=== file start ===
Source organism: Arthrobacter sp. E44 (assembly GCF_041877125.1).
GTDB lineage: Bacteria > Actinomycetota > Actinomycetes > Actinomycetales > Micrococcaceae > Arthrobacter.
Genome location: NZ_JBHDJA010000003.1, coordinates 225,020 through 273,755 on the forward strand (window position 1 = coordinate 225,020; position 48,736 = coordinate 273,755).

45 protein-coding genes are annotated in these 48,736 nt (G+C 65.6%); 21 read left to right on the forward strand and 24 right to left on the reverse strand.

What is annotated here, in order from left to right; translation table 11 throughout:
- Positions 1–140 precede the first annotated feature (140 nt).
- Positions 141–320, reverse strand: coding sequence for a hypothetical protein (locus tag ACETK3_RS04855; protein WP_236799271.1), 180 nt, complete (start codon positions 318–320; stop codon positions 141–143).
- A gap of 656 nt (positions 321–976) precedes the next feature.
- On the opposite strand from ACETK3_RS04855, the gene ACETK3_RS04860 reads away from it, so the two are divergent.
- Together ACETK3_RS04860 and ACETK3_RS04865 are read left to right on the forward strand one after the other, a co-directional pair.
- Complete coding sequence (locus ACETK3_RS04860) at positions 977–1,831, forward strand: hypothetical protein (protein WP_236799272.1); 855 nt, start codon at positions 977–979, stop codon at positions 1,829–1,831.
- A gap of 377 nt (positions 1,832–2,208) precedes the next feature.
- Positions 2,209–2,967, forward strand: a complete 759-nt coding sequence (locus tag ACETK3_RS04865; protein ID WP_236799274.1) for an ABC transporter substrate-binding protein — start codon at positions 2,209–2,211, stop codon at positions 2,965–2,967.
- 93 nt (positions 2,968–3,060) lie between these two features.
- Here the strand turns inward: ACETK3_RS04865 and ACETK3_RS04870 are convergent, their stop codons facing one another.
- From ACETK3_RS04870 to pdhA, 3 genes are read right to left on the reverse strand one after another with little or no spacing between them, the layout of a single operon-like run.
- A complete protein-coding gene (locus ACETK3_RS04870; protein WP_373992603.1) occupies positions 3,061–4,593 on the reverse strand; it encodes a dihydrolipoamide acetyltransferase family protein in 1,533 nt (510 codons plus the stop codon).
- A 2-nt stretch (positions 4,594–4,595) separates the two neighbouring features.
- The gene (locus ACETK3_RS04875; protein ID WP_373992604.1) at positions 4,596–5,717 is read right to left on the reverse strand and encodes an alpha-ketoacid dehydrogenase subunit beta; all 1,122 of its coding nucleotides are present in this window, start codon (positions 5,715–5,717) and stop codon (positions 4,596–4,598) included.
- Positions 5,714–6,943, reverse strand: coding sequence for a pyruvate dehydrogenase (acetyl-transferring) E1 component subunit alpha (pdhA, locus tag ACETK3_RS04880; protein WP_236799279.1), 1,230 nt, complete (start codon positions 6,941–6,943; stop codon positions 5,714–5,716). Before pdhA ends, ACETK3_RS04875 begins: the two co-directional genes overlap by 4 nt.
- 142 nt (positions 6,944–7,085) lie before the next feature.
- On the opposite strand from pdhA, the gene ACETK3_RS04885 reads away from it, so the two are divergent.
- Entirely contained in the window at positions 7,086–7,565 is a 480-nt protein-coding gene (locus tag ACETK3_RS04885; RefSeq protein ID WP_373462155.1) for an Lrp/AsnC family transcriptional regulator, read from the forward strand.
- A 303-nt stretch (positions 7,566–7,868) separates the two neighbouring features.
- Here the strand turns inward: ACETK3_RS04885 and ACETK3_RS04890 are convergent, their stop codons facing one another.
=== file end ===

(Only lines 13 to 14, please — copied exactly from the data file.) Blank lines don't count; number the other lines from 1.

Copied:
- Positions 2,209–2,967, forward strand: a complete 759-nt coding sequence (locus tag ACETK3_RS04865; protein ID WP_236799274.1) for an ABC transporter substrate-binding protein — start codon at positions 2,209–2,211, stop codon at positions 2,965–2,967.
- 93 nt (positions 2,968–3,060) lie between these two features.